Moloch! Moloch! Nightmare of Moloch! Moloch the loveless! Mental Moloch! Moloch the heavy judger of men!Allen Ginsberg

Moloch is the name of the capitalistic entity that rules us all. It belongs to no one individual, but it influences every individual. In Moloch’s world, every person is trying to maximize their energy usage. Economists would call this a good thing – I say this is just evil…

Let’s say that you have person A and person B.

They would both like to receive attention and affection from the other at a minimum cost to themselves. This is where you get the phrase about how the person who cares less has more power in a relationship.

However, what happens when both person A and person B practice being careless (or cool). Then, they both get nothing. This is the prisoner’s dilemma, a tragedy of the commons, a Malthusian trap, etc.

Now, let’s say that person B does not like Moloch, so he decides to spend 5 joules (J) of energy and send person A a text. Happy to receive a message, Person A sends back a cool response.

Yet, person A does not consider the costs that person B paid, so person A does not continue the text chain or ask to talk on the phone.

This leaves person B feeling used.

Obviously, person A was not required to add his own joules (J) of energy, but person A did break the reciprocal altruism.

From the reciprocal altruism Wikipedia page

In Moloch’s world, there is no such thing as reciprocal altruism – there can only be a race to the bottom.

At the individual neuroscience level, Moloch can be explained as people not activating their “fairness” or “taking turns” neurons.

Now, I’m not saying that everyone is cheating, but Moloch’s servants do not turn on their “fairness” neurons unless they want something in return. For example, person A might share his joules (J) of energy if he wants a promotion, a lover, a prize, etc. However, person A will not consciously decided to share his joules (J) with someone who provides him little to no benefit.

Briffault’s Law:

The female, not the male, determines all the conditions of the animal family. Where the female can derive no benefit from association with the male, no such association takes place.”

Bateman’s Principle:

Women are choosier than men due to parental investment.

Note: I’d like to modify Briffault’s law a bit [because I frankly find it biased].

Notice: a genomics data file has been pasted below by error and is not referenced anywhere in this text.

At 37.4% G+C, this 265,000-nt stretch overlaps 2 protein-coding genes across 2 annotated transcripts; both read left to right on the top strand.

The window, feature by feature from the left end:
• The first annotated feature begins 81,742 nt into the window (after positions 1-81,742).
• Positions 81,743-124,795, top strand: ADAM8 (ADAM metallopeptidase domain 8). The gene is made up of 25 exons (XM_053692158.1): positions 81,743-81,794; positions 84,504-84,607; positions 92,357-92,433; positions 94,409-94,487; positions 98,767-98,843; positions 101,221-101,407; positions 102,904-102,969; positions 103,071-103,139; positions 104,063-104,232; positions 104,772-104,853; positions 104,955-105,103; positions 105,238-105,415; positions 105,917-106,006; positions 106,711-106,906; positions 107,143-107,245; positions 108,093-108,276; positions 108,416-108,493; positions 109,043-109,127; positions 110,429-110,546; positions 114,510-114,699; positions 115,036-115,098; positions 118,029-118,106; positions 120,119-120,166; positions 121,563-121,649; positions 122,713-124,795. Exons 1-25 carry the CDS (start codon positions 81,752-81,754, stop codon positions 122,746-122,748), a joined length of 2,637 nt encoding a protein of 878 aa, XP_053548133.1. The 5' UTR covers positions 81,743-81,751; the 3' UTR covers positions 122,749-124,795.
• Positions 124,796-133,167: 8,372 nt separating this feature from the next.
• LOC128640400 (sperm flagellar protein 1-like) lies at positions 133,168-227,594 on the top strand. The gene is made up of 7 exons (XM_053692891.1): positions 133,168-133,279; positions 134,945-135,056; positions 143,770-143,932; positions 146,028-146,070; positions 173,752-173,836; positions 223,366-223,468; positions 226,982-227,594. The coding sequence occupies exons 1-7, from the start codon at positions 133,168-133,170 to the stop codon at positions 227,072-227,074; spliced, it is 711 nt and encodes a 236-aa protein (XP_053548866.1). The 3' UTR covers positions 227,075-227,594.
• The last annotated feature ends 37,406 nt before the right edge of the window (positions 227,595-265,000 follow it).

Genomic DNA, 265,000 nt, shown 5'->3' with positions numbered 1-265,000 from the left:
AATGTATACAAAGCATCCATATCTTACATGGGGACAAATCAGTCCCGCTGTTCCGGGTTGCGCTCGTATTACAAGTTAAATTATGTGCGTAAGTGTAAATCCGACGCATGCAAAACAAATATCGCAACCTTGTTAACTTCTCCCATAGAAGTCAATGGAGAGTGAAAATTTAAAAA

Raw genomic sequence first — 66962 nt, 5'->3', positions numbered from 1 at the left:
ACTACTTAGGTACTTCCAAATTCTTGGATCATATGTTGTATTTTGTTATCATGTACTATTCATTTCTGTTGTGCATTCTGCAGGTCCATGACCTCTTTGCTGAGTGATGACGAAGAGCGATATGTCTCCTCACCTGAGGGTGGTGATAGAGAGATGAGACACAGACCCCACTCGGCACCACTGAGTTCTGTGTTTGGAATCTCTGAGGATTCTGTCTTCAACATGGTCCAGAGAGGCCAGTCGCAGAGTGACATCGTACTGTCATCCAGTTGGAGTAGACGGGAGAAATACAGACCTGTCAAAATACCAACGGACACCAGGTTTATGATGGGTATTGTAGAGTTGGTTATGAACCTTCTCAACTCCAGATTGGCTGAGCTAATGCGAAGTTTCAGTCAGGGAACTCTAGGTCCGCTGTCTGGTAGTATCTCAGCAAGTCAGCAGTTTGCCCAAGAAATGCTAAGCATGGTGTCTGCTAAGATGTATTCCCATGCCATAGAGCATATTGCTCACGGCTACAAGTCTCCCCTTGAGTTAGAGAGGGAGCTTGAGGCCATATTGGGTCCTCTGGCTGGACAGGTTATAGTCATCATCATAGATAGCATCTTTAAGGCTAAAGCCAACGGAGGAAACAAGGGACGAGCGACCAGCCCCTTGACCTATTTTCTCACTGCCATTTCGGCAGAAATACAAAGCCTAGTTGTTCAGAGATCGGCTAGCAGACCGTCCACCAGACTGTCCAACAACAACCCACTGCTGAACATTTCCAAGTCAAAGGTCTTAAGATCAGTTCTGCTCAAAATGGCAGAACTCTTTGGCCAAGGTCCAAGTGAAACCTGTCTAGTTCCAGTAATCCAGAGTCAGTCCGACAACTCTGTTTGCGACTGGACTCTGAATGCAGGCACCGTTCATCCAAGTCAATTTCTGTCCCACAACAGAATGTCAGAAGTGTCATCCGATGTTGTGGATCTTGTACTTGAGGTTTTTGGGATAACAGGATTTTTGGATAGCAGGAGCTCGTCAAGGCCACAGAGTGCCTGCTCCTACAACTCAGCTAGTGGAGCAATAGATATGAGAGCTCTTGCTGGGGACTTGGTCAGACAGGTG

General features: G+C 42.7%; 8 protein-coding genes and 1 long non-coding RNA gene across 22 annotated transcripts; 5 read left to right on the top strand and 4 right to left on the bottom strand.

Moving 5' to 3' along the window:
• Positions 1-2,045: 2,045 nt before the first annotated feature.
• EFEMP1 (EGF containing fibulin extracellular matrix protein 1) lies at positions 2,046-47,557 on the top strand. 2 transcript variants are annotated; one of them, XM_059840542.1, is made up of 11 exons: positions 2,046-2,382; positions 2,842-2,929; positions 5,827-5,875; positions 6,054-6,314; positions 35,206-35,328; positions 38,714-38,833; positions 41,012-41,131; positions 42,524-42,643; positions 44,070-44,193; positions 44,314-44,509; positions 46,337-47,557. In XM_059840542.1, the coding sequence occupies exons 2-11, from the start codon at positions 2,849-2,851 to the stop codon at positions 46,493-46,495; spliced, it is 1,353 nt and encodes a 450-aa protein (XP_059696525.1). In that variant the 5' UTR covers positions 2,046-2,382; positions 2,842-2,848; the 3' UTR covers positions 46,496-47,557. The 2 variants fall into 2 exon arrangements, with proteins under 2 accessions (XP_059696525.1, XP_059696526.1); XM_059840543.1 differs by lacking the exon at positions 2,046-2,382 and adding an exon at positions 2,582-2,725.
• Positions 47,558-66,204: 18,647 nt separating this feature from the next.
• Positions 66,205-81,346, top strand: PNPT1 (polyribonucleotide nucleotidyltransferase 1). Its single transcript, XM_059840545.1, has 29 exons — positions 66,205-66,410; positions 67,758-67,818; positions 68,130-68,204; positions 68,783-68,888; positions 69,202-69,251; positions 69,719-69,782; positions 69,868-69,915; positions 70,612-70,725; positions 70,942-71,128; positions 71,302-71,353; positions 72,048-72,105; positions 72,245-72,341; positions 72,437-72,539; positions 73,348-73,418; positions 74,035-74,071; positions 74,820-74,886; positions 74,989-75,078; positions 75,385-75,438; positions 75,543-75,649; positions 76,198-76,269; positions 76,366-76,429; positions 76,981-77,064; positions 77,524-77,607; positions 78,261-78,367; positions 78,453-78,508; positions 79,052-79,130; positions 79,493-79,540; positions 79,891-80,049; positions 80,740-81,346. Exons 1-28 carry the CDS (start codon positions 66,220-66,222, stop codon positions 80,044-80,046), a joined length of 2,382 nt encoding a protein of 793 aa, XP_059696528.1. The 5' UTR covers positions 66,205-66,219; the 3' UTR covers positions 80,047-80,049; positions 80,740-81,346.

Modified Briffault’s law:

  1. Every individual determines the conditions of the animal family.
  2. If the individual can derive no benefit from association with another individual, then no such association will take place.
  3. If costs outweigh the benefit, then no association will take place.

Sounds depressing doesn’t it? I agree. Moloch is sinister.

In defense, a reader might say, “But, there are still good people around.”

Yes, there are!

Sadly, you have to understand how ideas (memes or neurons) spread in a mechanical universe.

Clear’s Law of Recurrence:

The number of people who believe an idea is directly proportional to the number of times it has been repeated during the last year – even if the idea is false.

In conclusion, Moloch breaks down a society’s fairness for the sake of a maximizing competition. He cannot be beat unless there is a god-level power (please consider how the British parliament banned the slave trade even though they gained massive economic benefits from the trade). If you are a noble-hearted person, then you must try to find like-minded people who have “moral” neurons. Otherwise, you will waste your joules (J).

Additional Readings:

Meditations on Moloch

Fighting Moloch on Hard-Mode

[This is a extension for the brave, who refuse to be passive towards Moloch.]

I forgot where I read this, but here is a relevant metaphor.

Let’s say you have two neighbors: neighbor A and neighbor B.

They would both like a mosquito-free property.

However, the (theoretically 100% safe) mosquito treatment requires a decent amount of monetary contribution from each individual neighbor.

If each individual neighbor does not contribute, then mosquitoes can simply go from one yard to the next. So, even if neighbor B get the treatment, mosquitoes from neighbor A’s yard can just waltz in. Luckily, the treatment does somewhat spread in the air to the alternative yard, so the lazy neighbor will invariably receive some benefit.

We all know that this scenario breaks the reciprocal altruism. Now, here is the hard-mode.

Neighbor B can do the following:

  • Spray his/her yard (lowering the total mosquito population) even if neighbor A cheats and gains automatic benefits
  • Spend joules (J) to remain kind and help neighbor A
  • Spend joules (J) to not get upset at neighbor A’s behavior
  • Spend joules (J) to remain optimistic despite general unfairness

Most people would say f**k neighbor A, but this is exactly what Moloch wants: a cut-throat race to the least common denominator. Neighbor A and neighbor B do not talk to each other. No one wins all. Everyone suffers.

Note: please recognize the limits to altruism. There is a difference between being heroic (noble) and being a fool.

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